The 2009 documentary End of the line, based on the book by British journalist Charles Clover, documents the state of “fisheries” in the world and how we are driving entire species to extinctions. It also shows what is happening behind the scenes with governments and corporations whose race to catch the last fish is destroying the worlds’ oceans.
This is a very informative documentary. However, I have two warnings: one, this is a mainstream, speciesist point of view. Not once do they even wonder what this must be like to the animals themselves. Everything is seen from a human-centric point of view.
Two: there are some very graphics images of what is done to the fishes. They don’t hide human brutality on the ocean and the animals (which makes it really even more disgusting). It shows humans as these aggressive predators who rape and tear up the fabric of ocean life. So if you are very sensitive, I wouldn’t recommend it.
If you can get past these two things however, this is a very good documentary which reinforced my views that going Vegan really is the only answer. The documentary does not address the fact that we don’t even need to eat fishes in the first place. There are some very haunting images in the movie. Some scenes are beautifully filmed which makes it even more compelling, although hard, to watch.
One of the most damning statements in the movie, made out of ignorance by a fisherman in Senegal, is when he says: “The Sea betrayed us”. In fact, it is humans who betrayed the sea with their greed. Although I understand that this is this man’s subsistence and culture, it demonstrates the speciesist mentality at large. There is no consideration of alternatives anywhere in this documentary. The emphasis is on how to reduce the impact, not whether we need to catch fishes or not. It gives the usual pathetic recommendations of getting the list of what fishes are endangered and to be avoided and those “safe” to eat because they are not. It is about as bad as comparing Factory Farms to “humanely raised” animals. The same grotesque speciesism permeates the thinking behind this. It goes even further when it notes Wall Mart (sic) as an example of sustainability (when it comes to fishes).
How about not eating fish at all?
The impact of our tax dollars on the developing countries is very well documented. We are in essence paying for large boats and monstrous fishing trawls to rape the ocean in developing countries just so we can enjoy eating fish in an expensive restaurant. The little fisherman is a substance fisherman, as demonstrated by the man in Senegal. Just down the road from his home, giant boats are ready to make millions of dollars. The only profits are done by the European Union and other “developed” countries. And let’s not forget how wasteful this industry is. 10% of all the world’s “catch” is released in the ocean, from sea birds to turtles and even whales because they are not target species. One big issue in this documentary is that a lot of the fishes being caught are processed into feed for other fishes and livestock which we then eat. It is 40% of all the catch. So, this is also a human rights issue. This 40% does not go to feed poor humans, it goes to feed rich people in the west who want animal flesh. No one seems to realize that we have turned herbivores (cows) into fish predators to feed other herbivores (us). The best way to reduce that is stop eating animal flesh from land animals. Fish farms are also devastating. It takes about 5 kilos of anchovies to “make” one kilo of salmon.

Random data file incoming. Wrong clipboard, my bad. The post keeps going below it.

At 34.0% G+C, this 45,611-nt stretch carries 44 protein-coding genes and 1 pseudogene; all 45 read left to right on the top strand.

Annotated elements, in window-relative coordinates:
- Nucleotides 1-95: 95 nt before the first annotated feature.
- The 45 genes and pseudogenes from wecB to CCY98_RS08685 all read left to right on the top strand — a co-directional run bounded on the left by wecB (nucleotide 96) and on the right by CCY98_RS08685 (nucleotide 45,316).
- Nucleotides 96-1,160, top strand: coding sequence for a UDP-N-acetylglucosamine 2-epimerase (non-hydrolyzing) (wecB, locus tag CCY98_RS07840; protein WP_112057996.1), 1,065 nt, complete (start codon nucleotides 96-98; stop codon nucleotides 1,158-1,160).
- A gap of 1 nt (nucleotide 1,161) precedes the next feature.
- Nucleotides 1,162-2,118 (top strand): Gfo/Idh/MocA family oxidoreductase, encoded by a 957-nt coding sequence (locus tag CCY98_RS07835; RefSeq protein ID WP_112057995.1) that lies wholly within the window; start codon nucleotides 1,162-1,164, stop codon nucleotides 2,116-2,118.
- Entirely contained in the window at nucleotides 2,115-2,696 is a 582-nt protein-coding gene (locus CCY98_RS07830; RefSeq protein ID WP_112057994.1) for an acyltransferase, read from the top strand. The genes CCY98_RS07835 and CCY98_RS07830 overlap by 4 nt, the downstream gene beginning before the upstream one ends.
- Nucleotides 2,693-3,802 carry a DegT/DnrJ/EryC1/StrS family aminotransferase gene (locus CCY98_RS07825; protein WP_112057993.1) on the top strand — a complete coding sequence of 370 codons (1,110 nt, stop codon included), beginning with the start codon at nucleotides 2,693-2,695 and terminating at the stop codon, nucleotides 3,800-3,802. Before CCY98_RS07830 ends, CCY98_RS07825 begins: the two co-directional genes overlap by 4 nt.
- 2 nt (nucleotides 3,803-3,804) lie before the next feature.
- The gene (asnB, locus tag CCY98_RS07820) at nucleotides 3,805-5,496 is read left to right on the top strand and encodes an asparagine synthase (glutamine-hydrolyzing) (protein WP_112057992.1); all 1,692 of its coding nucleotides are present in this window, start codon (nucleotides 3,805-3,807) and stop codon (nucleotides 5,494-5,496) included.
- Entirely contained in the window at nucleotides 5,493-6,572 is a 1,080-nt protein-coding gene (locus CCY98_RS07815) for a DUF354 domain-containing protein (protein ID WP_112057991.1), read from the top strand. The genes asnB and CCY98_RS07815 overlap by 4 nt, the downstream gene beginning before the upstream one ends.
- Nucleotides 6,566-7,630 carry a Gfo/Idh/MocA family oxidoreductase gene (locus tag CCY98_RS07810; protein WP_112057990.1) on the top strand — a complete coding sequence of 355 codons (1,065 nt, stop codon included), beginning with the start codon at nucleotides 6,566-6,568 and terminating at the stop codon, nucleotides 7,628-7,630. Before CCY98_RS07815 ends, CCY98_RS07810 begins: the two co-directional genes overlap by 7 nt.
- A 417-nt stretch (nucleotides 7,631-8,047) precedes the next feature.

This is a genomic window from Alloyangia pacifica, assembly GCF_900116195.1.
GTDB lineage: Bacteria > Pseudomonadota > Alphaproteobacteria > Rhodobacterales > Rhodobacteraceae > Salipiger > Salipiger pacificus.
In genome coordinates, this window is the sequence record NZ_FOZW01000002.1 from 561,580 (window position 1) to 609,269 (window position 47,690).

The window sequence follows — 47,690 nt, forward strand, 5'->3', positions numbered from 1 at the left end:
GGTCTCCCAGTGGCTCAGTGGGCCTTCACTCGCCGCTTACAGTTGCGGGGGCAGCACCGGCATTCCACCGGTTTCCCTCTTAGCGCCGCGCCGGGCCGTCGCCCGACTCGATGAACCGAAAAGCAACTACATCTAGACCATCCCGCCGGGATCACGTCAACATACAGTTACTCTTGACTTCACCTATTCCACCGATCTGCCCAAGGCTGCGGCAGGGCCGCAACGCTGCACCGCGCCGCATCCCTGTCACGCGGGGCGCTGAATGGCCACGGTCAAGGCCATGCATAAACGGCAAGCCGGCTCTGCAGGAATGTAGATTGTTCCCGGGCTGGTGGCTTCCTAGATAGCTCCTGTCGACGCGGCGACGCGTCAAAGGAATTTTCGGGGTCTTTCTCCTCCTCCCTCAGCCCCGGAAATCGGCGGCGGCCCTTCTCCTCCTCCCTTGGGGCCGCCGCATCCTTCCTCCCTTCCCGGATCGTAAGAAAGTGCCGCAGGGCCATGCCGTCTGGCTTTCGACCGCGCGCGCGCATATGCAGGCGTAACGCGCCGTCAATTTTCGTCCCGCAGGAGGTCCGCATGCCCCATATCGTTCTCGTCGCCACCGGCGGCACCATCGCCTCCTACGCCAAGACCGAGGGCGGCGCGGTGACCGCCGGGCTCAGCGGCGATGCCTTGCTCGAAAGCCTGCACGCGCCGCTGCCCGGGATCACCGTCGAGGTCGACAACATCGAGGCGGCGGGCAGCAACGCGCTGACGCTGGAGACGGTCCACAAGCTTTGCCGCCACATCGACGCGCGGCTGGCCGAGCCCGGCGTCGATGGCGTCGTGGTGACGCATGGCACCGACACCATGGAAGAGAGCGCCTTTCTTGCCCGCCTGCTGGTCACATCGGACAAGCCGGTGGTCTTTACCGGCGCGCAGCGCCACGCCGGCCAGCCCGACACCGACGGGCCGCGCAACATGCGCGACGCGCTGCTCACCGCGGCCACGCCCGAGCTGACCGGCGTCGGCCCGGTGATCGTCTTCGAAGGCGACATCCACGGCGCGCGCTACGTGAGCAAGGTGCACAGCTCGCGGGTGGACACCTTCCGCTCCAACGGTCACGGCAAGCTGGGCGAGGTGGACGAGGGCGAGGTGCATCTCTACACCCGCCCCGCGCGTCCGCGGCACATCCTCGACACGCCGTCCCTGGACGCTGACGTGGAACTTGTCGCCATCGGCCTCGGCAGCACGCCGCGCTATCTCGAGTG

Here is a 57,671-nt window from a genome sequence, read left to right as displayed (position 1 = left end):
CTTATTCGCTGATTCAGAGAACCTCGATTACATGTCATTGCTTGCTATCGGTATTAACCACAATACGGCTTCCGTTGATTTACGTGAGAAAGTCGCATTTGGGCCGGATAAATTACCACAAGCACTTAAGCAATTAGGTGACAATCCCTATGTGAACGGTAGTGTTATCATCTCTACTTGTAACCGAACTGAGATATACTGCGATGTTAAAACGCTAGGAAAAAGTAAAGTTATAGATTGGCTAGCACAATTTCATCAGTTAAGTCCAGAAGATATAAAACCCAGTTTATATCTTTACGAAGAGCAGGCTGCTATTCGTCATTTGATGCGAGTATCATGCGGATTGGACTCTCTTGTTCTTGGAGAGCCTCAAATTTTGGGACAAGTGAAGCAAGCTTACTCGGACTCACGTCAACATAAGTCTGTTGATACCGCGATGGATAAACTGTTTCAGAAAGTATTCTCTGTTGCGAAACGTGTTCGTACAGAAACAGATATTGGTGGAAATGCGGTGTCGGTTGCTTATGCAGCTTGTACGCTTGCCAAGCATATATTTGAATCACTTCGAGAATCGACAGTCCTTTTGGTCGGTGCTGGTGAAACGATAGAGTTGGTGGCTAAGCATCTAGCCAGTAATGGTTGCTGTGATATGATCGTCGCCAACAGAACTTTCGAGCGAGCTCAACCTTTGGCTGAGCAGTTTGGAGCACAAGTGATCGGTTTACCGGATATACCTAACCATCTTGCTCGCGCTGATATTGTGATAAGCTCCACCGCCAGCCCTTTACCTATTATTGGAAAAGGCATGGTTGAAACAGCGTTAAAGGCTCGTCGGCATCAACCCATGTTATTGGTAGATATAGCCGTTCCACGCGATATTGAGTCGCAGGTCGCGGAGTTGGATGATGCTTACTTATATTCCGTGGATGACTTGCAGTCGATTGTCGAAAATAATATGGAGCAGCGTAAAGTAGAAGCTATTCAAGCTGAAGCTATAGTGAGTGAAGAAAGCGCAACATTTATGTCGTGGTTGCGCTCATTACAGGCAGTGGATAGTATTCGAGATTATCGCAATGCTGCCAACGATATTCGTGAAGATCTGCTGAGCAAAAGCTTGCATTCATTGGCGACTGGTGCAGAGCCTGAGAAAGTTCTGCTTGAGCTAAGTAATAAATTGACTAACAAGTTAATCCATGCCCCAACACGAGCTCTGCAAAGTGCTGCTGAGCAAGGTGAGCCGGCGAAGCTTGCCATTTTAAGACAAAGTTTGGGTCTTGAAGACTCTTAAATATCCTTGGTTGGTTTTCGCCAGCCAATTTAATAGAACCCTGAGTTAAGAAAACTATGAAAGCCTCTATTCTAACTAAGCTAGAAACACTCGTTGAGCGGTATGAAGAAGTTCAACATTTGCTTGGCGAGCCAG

In retrospect, I wonder what is wrong with the so-called human species. How immoral have we become? How greedy? There are no solutions, clearly, coming from governments as politicians are corrupted by the corporations who rape the oceans. One exception is Alaska which has fishing quotas well below the recovery threshold. But it still does not answer the question of whether we have a moral right to exploit other species, which we don’t. And it doesn’t make fishes any healthier for human consumption. Fish is fat and cholesterol that we don’t need. We can get the benefits of Omega 3’s from plant sources like hemp seeds, flax seeds, chia seeds, walnuts, etc… I realize that this is not a documentary on health but answering that question makes eating fishes redundant if you are in a developed country.
The only hope that I can see is for Vegan education. As long as we see the ocean and the animals whose lives depend on it as commodities and things to use for our own profit and dubious benefit, we remain spiritually dead. Veganism is the only way to wake people up and show them alternatives. The person in Senegal may not have a choice, but someone in the western world does. We have a choice of not consuming what contributes to destruction when faced with healthy plant based foods which do not harm the planet. Let’s make this choice today and educate others to do the same. This documentary is a good tool to educate people to what is happening but clearly, we can go further.
For more on this documentary, visit the official website Endoftheline.com
You can watch a preview of the movie at Topdocumentary.com. You can also watch the entire movie instantly on Netflix.
And if you want to purchase, go to the official website or click this link : The End of the Line
For more information on adoption a healthy Vegan diet, please visit my website YourVegLife.com
Note: I have used the word “fishes” vs “fish” purposefully in the article to emphasize the animals as individuals even though it is not a common use.
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